May 4, 2003 Tornadoes

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May 4, 2003 Tornadoes by Mind Map: May 4, 2003 Tornadoes

1. Controversy

1.1. Conflicting Advice

1.1.1. There are still arguments today about whether or not to stay put or try and outrun a 2.6 mile wide tornado.

1.1.2. The NOAA recommends staying in secure shelter when tornadoes strike.

1.2. Your choice

1.2.1. It depends on your confidence in driving and fast you can escape the tornadoes. Taking a risk may save your life.

1.3. Upgrades

1.3.1. Unless you were hiding in a cave…there was absolutely no excuse for you to not know that tornadoes were heading your way.

1.3.2. Always be prepared.

2. How did the disaster start?

2.1. A warm breeze

2.1.1. Warm humid air from the Gulf of Mexico crept to the North-towards Kansas and Missouri

2.2. Cooler, dry air

2.2.1. Cooler, dry air flowing Eastward from the deserts collided with the cooler air from the Gulf of Mexico. The meeting place was around the Kansas and Missouri states.

2.3. Low Pressure causes massive tornadoes

2.3.1. One of the factors that produce deadly storms is the collision of warm, humid air from the Gulf of Mexico and drier air flowing eastward from the U.S. Southwest deserts. When this happens warm air rises above the dry air, creating unstable, thunderstorm-spawning conditions.

3. Casualties

3.1. Deaths

3.1.1. May 4 was the most active tornado day, with 94 tornadoes reported, including seven tornadoes that produced 37 fatalities

3.2. Types of tornadoes

3.2.1. One of the May 4 tornadoes, the one that struck Franklin, Kansas, was a high-end F4. It had winds that approached 260 mph. Winds that high can transform a car into an airborne missile

3.3. Fujita Tornado Scale

3.3.1. The Fujita Tornado scale is a system in which we categorize tornadoes. The higher the category, the more deadly it is.

3.3.2. Having three F3s and an F4 on a single day in Southwest Missouri and Southeast Kansas, which is what happened on May 4, is an event that might happen once in a 100 years, Davis said.

4. What can be done to lower the damage?

4.1. Garage Doors

4.1.1. If wind enters a garage it can cause dangerous and expensive structural damage to the home. A garage door can be reinforced by adding braces across the back of the door and by strengthening the glider wheel tracks.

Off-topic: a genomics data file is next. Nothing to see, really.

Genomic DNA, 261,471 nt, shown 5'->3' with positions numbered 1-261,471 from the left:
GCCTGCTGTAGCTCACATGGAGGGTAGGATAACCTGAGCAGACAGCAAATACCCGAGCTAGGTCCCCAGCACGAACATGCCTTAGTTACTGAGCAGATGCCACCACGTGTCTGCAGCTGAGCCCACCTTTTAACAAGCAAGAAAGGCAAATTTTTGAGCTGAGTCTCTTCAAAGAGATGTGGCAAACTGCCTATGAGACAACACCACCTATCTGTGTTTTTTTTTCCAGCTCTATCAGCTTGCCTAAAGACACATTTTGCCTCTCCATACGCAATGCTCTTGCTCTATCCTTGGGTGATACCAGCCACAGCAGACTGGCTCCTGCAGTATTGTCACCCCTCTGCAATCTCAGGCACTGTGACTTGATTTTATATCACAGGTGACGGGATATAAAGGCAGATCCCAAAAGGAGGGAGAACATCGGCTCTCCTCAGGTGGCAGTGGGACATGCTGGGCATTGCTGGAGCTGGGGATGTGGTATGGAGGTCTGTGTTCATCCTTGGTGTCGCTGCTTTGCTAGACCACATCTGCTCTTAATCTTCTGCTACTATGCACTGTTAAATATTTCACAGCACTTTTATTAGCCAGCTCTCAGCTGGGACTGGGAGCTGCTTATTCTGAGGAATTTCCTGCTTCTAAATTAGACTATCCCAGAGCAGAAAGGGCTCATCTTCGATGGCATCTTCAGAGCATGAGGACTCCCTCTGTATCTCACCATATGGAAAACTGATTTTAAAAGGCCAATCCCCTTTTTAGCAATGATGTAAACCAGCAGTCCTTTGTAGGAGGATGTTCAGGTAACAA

4.2. Trees

4.2.1. The surest way to prevent storm damage on a home from falling trees, is to locate trees far enough away from your house that they can?t fall on it. The distance between your house and any nearby tree should be greater than the height the tree will reach when it is fully grown.

4.3. Outdoor sheds/appliances

4.3.1. All outdoor sheds and appliances should be bolted down to the ground to prevent them to become a missile in the tornado disaster

5. Spawing of tornadoes

5.1. Tornadoes

5.1.1. A large tornado and several smaller tornadoes hit the Kansas City metro area late Sunday afternoon, destroying dozens of homes.

5.1.2. The severity of the tornadoes were such that even well-anchored frame houses were torn apart. It did not make much difference whether the house was new or old, mobile or modular.

5.2. Other weather

5.2.1. Hail as big as baseballs pitched down onto some areas, destroying cars and windows.

5.2.2. Live images from news helicopters showed significant damage to homes. Large trees were toppled and roofs were blown off.

5.3. Aftermath

5.3.1. Kansas to Tennessee were without power late Monday. Many of them faced the formidable task of rebuilding homes wiped out in the storms.

6. Instructions for post-tornado disasters

6.1. In your house

6.1.1. Keep your family together and wait for emergency personnel to arrive. Carefully render aid to those who are injured. Stay away from power lines and puddles with wires in them; they may still be carrying electricity! Watch your step to avoid broken glass, nails, and other sharp objects.

6.2. In a car

6.2.1. If the tornado is visible, far away, and the traffic is light, you may be able to drive out of its path by moving at right angles to the tornado. Seek shelter in a sturdy building, or underground if possible. If you are caught by extreme winds or flying debris, park the car as quickly and safely as possible -- out of the traffic lanes. Stay in the car with the seat belt on. Put your head down below the windows; cover your head with your hands and a blanket, coat, or other cushion if possible.

6.3. Average time for tornado warning

6.3.1. The average time for tornadoes warnings is approximately 13 minutes, plenty of time to get prepared